Bond strength is a measure of the effectiveness of the flue between concrete and steel and there is no standard quantitative definition. In pull out tests on plain bars, the maximum load typically represents the bond strength that can be developed between the concrete and the steel. With plain bars the maximum load does not differ much from the load at the first visible slip, but in the case of deformed bars, the maximum load may correspond to a large slip that was not achieved in practice before other types of failure occurred. can go. It is therefore preferable to compare the plain and deformed bars to determine not only the maximum load but also the load at an arbitrary amount of slip and also plot the full load slip curve for the plain and deformed bars under comparison. One such basis of comparison is the load on the relative motion (slip) between steel and concrete of 0.125 mm at the free end of the bar in the pull out test.


To determine the bond strength between ordinary mild steel bars and cement concrete.

  • In a reinforced concrete beam with overlapping reinforcement
  • by pullout test


  • Beam Mold (100mm x 150mm x 1830mm)
  • Cylinder mold (diameter=150mm and height=300mm)
  • Aligned Stand
  • 50 kN (5 ton) transverse test machine or loading reaction frame
  • 100 KN (10 Ton) Universal Testing Machine With Pullout Testing System
  • dial gauge
  • tamping bar
  • trowels
  • graduated jar
  • platform weight balance
  • concrete mixer
  • table vibrator
Equipment for bond strength testing
Equipment for bond strength testing


  1. Prepare 1:2:4 concrete mix and water cement ratio equal to 0.6. For this, take 17 kg cement, 34 kg sand, 68 kg coarse aggregate and 10.2 kg water.
  2. Cast concrete beams of size 100 m x 150 mm x 1830 mm. Using two 10mm bars having an effective cover of 12.5mm and overlapping 200mm in between. The four pieces of bars will only have hooks on one end. Cast three cubes along the beam to find out the crushing capacity of the concrete.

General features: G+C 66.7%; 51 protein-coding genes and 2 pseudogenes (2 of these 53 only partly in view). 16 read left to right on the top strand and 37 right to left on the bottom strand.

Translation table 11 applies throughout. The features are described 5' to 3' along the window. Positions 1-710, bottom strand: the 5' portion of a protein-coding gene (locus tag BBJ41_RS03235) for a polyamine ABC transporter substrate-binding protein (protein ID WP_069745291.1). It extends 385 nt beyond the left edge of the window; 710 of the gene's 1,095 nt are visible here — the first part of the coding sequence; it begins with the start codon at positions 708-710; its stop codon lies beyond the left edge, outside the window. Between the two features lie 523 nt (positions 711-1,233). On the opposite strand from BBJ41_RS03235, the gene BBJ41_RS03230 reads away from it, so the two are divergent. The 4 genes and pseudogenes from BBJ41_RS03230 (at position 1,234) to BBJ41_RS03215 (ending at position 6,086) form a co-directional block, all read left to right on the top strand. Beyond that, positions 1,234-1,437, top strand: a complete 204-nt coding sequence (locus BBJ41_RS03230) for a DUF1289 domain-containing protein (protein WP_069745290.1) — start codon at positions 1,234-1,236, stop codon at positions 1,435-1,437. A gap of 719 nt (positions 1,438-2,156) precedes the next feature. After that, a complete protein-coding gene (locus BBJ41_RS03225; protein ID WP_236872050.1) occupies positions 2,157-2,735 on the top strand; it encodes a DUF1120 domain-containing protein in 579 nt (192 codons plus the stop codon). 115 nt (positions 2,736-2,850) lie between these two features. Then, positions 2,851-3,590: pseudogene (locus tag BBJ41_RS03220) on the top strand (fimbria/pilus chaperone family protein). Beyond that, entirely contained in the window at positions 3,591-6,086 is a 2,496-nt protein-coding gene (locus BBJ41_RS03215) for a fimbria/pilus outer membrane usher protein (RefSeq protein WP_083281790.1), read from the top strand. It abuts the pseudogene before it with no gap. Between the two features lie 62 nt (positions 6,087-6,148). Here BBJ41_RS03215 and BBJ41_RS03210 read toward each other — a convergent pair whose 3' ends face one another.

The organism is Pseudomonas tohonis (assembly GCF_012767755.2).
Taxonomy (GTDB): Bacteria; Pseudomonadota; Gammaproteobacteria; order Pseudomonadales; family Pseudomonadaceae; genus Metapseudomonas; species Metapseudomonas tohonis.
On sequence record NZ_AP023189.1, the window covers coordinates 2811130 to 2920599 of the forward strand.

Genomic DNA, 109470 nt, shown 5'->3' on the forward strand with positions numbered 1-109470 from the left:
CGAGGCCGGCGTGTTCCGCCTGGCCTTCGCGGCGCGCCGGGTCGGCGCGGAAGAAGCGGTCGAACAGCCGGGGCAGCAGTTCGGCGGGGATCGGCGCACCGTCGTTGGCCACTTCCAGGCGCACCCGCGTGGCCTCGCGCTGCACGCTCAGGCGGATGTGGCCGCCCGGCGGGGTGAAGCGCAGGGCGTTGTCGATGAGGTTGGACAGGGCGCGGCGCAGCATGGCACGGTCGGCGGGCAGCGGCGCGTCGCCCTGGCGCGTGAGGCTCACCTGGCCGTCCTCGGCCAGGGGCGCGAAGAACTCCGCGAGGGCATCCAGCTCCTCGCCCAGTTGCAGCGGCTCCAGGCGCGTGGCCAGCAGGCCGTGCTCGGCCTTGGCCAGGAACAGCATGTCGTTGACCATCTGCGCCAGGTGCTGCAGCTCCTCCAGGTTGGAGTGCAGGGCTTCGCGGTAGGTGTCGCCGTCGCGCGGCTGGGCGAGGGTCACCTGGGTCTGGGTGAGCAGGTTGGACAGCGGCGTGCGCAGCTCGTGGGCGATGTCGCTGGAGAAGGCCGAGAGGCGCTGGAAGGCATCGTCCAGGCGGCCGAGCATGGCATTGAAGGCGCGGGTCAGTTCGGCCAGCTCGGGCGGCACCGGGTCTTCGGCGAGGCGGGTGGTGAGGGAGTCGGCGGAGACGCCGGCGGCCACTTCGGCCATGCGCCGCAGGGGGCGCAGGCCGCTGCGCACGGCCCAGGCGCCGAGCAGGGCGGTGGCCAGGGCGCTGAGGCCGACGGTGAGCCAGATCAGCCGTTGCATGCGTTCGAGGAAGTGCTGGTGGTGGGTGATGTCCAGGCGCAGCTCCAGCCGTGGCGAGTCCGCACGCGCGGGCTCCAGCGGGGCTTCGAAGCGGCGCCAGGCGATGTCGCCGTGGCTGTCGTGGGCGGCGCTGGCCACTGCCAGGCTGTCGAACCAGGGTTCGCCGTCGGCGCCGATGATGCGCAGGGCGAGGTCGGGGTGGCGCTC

3. Cast three cylinders to a height of 200 mm with a 10 mm diameter rod placed in the center of the cylinder.
  4. After 24 hours, remove the samples from the molds and put them in water. Test the beam after 27 days of wet curing by slowly applying a load on a 50 kN transverse testing machine or loading reaction frame. Test three cubes in compression.
  5. At 28 days of age, perform the pull out test on a 100 kN Universal Testing Machine using the pull out test attachment.
  6. Attach a dial gauge to find the slip between steel and concrete and plot the curve between load and slip.
  7. Note the load at a slip of 0.125 mm and the failure of the bond.

observation and calculation

Record the observations in the table below.

RC Beam Test

Load at first crack (N)
final load on bond failure, P (n)
Max BM (Nm) at first crack
Max BM at failure (Nm)
Actual Effective Depth (mm)
Crushing Strength of Concrete (N/mm.)2,
final bond tension

Calculate the final binding using the following formula

IOdour =pb ,xdxl)


= ultimate bond tension

Pb = bond failure load

d = bar. diameter of

L = bar length (in this case it is 200 mm)

pull out test

0.125 mm slip-on load (p.)1,
load on bond failure (P2,
Average bond strength at 0.125 mm slip (N/mm.)2,
Average bond strength at failure (N/mm2,

Average bond strength at 0.125 mm slip = P1 ,*D*L)

Average bond strength at failure = P2 ,*D*L)


  • Use an aligned stand when casting the cylindrical specimen to hold the bars in a vertical position.
  • The beam and cylinder samples will be tested only after they are removed from the curing tank.

Er. Mukesh Kumar

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Er. Mukesh Kumar is Editor in Chief and Co-Funder at Civil Engineering Website. Mukesh Kumar is a Bachelor in Civil Engineering From MIT. He has work experience in Highway Construction, Bridge Construction, Railway Steel Girder work, Under box culvert construction, Retaining wall construction. He was a lecturer in a Engineering college for more than 6 years.